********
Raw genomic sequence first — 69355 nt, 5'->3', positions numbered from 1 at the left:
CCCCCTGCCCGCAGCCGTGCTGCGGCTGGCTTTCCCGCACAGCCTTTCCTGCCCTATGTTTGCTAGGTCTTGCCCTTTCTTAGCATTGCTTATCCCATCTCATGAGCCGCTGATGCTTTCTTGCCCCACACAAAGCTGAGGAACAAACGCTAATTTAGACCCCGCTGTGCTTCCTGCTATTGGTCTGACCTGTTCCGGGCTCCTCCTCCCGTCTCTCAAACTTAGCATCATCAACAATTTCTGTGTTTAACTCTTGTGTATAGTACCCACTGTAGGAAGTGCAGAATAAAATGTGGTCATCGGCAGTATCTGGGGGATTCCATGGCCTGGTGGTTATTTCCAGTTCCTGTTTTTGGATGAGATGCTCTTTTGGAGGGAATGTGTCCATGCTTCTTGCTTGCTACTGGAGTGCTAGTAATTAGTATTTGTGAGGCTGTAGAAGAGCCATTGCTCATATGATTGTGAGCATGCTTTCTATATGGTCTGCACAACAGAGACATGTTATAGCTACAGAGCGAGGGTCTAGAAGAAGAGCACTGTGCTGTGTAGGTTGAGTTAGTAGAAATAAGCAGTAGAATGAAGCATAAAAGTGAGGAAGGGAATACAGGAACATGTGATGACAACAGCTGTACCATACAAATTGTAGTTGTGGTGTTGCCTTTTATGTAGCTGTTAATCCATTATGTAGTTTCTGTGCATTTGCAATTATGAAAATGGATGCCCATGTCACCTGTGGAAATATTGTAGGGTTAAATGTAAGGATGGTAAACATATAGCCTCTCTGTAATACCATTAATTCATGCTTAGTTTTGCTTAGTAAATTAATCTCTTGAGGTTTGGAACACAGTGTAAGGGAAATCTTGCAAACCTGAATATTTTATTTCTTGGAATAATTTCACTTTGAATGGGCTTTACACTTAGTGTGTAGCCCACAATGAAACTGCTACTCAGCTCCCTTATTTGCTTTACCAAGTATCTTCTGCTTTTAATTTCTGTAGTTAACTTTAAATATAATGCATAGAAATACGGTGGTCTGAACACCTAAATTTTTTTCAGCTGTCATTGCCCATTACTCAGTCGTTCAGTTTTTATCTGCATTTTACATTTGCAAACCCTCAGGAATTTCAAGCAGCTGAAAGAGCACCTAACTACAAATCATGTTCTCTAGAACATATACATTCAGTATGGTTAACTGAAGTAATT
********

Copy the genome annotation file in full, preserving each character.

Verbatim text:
Raw genomic sequence first — 69355 nt, 5'->3', positions numbered from 1 at the left:
CCCCCTGCCCGCAGCCGTGCTGCGGCTGGCTTTCCCGCACAGCCTTTCCTGCCCTATGTTTGCTAGGTCTTGCCCTTTCTTAGCATTGCTTATCCCATCTCATGAGCCGCTGATGCTTTCTTGCCCCACACAAAGCTGAGGAACAAACGCTAATTTAGACCCCGCTGTGCTTCCTGCTATTGGTCTGACCTGTTCCGGGCTCCTCCTCCCGTCTCTCAAACTTAGCATCATCAACAATTTCTGTGTTTAACTCTTGTGTATAGTACCCACTGTAGGAAGTGCAGAATAAAATGTGGTCATCGGCAGTATCTGGGGGATTCCATGGCCTGGTGGTTATTTCCAGTTCCTGTTTTTGGATGAGATGCTCTTTTGGAGGGAATGTGTCCATGCTTCTTGCTTGCTACTGGAGTGCTAGTAATTAGTATTTGTGAGGCTGTAGAAGAGCCATTGCTCATATGATTGTGAGCATGCTTTCTATATGGTCTGCACAACAGAGACATGTTATAGCTACAGAGCGAGGGTCTAGAAGAAGAGCACTGTGCTGTGTAGGTTGAGTTAGTAGAAATAAGCAGTAGAATGAAGCATAAAAGTGAGGAAGGGAATACAGGAACATGTGATGACAACAGCTGTACCATACAAATTGTAGTTGTGGTGTTGCCTTTTATGTAGCTGTTAATCCATTATGTAGTTTCTGTGCATTTGCAATTATGAAAATGGATGCCCATGTCACCTGTGGAAATATTGTAGGGTTAAATGTAAGGATGGTAAACATATAGCCTCTCTGTAATACCATTAATTCATGCTTAGTTTTGCTTAGTAAATTAATCTCTTGAGGTTTGGAACACAGTGTAAGGGAAATCTTGCAAACCTGAATATTTTATTTCTTGGAATAATTTCACTTTGAATGGGCTTTACACTTAGTGTGTAGCCCACAATGAAACTGCTACTCAGCTCCCTTATTTGCTTTACCAAGTATCTTCTGCTTTTAATTTCTGTAGTTAACTTTAAATATAATGCATAGAAATACGGTGGTCTGAACACCTAAATTTTTTTCAGCTGTCATTGCCCATTACTCAGTCGTTCAGTTTTTATCTGCATTTTACATTTGCAAACCCTCAGGAATTTCAAGCAGCTGAAAGAGCACCTAACTACAAATCATGTTCTCTAGAACATATACATTCAGTATGGTTAACTGAAGTAATT